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Creating a 3D Effect in Photoshop

How to use Photoshop's Filter Factory to shift an image's color channels By Dave Nagel
Here's a tutorial whose main purpose will probably be of little use to most of you. Sound enticing? Well, even if it won't be of direct use to you, you can still learn something from it and prepare yourself a bit for an upcoming tutorial series on writing your own Photoshop filters. (That's a little better, isn't it? Everybody wants to know how to create their own filters!)

This week we're going to use Photoshop's Filter Factory plugin to create a 3D effect on an image. Now, before you get all excited, I'm not talking about the kind of 3D used in movies like Final Fantasy. To accomplish that kind of 3D, all you have to do is go out and buy a 3D program, work in it for about 72 million hours and then shoot yourself when all anybody can say about it is that the lip synch was off. No, what I'm talking about is oldee-tymee 3D, the kind where you have to wear special red and blue glasses to get the effect. (I told you this would be of little use to most of you.)


We're going to accomplish this through the use of one of the most basic features of Photoshop's Filter Factory. By way of introduction, Filter Factory is a tool included with every copy of Photoshop that allows you to make your own Photoshop plugins. We're not going to go into much depth on Filter Factory itself except to show how you can build a filter that allows you to make this 3D effect. (In the future I'll post a more in depth tutorial on using the Filter Factory, which I've already written, so you won't have to wait too long for it.)

The basic function I'm referring to is a channel shift. To turn a 2D image into a 3D image, all you have to do is shift the red channel to the left. Well, that's not really all you need to do, but that's at the heart of it.

A bit about 3D
There's very little you need to know about the way 3D works. Basically, if you have glasses that have the red lens on the left side (as most do), then you want to shift the red channel to the left. With the other kind of glasses the opposite is true. The amount of red channel shift determines how near or far an object or layer appears to the aided eye. The more shift, the farther away it looks. The less shift, the nearer it looks. (No shift at all is about as near as you can get.)

One important consideration is just how eye-popping you want your 3D image to look. If you really care about the 3D, you should work on a grayscale image. If you really care about the image, you can leave it in color, but it just won't appear to pop as much. I'll show you how to do it both ways, along with examples.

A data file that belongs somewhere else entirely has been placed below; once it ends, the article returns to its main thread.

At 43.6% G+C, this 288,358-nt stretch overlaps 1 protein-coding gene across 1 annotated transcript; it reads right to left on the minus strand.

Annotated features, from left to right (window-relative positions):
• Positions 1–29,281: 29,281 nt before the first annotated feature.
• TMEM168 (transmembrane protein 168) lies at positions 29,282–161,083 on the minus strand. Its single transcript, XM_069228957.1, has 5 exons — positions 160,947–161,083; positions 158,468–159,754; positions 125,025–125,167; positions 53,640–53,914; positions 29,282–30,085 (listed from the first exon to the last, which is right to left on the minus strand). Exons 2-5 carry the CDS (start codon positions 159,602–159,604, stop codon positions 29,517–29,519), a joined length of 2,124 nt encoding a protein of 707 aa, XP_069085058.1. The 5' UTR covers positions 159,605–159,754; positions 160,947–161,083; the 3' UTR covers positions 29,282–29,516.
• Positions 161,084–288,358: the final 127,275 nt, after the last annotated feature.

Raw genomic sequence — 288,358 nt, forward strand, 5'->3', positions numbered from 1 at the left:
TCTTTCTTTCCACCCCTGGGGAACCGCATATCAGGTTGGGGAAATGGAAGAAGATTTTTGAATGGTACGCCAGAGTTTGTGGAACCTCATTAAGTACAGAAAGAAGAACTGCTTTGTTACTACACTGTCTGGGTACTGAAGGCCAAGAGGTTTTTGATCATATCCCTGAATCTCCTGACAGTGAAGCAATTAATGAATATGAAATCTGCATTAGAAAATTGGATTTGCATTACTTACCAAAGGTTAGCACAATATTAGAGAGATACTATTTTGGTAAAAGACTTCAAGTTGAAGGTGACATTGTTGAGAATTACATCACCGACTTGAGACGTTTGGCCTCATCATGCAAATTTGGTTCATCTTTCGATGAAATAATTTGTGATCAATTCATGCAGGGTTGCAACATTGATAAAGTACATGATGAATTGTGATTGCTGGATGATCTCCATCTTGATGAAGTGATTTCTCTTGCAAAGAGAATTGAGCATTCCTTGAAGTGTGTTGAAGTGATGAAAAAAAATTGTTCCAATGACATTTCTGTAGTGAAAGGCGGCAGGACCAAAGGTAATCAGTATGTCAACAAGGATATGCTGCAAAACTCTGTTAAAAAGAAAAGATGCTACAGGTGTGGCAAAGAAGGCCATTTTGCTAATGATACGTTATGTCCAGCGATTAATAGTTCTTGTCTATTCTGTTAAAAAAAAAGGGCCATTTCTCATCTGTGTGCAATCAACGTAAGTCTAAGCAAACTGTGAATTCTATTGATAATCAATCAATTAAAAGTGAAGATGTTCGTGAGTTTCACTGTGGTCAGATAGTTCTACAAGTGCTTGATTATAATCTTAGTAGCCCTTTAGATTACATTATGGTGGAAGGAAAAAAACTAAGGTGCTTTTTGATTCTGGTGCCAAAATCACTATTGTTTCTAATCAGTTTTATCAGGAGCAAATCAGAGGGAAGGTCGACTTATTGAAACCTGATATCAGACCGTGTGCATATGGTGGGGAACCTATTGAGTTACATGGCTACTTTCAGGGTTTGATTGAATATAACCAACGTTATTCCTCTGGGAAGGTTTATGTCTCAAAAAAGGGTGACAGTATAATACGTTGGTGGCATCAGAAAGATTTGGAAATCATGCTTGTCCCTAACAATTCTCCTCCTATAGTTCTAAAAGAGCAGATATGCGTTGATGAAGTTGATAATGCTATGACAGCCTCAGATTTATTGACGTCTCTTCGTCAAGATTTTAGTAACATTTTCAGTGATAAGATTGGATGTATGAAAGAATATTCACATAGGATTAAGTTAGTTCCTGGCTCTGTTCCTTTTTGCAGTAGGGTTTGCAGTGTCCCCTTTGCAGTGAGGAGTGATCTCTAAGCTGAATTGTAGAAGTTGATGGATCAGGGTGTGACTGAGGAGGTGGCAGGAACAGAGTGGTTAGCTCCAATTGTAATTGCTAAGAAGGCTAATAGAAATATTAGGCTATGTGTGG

(By the way, it would probably help if you had some 3D glasses for this tutorial. Make sure the red lens is on the left. If it's not, well, uh, turn the glasses around. If you don't have them, you can find them on the Web through a number of sources. Just do a search on any search engine for "3D glasses." I found mine at a local Barnes & Noble. They were included free in a children's book about dinosaurs. As an added bonus, the glasses themselves are shaped like a dinosaur, and they're made out of green and purple foam. Now, special glasses like these will cost you a little extra, but you can find the theatrical-quality glasses for about $0.50 each, or less in larger quantities.)

A bit about Filter Factory
As I say, Filter Factory is included with every version of Photoshop. You can find it under the Filter menu (Filter > Synthetic > Filter Factory). If it's not there, it's located in the Extras folder on your CD. To install it, just drag it into your Photoshop "Plug-Ins" folder.



Filter Factory's interface looks a little daunting, to be sure. But, in fact, all we're going to be doing is adding a simple formula to the first data entry field you see. I'll get to that in a minute. First I want to tell you the cool thing about Filter Factory: Any settings you create can be saved for later use as a plugin of your very own. What we're doing today doesn't really merit much in the way of complexity, but it will still be cool to wow your friends with a Photoshop plugin that bears your name. Later, I'll even show you how to customize your plugin with your own logos, preview windows and everything. Bet you can't wait!

But first the 3D tutorial....

The actual tutorial part of the tutorial
As I say, this is a very simple tutorial. For my example, I'm going to take an image and create three separate layers. Each one will be a part of the scene that will be farther away than the next. Take a look at the image below.




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Related Keywords:Photoshop, 3D, Effects, graphics, design

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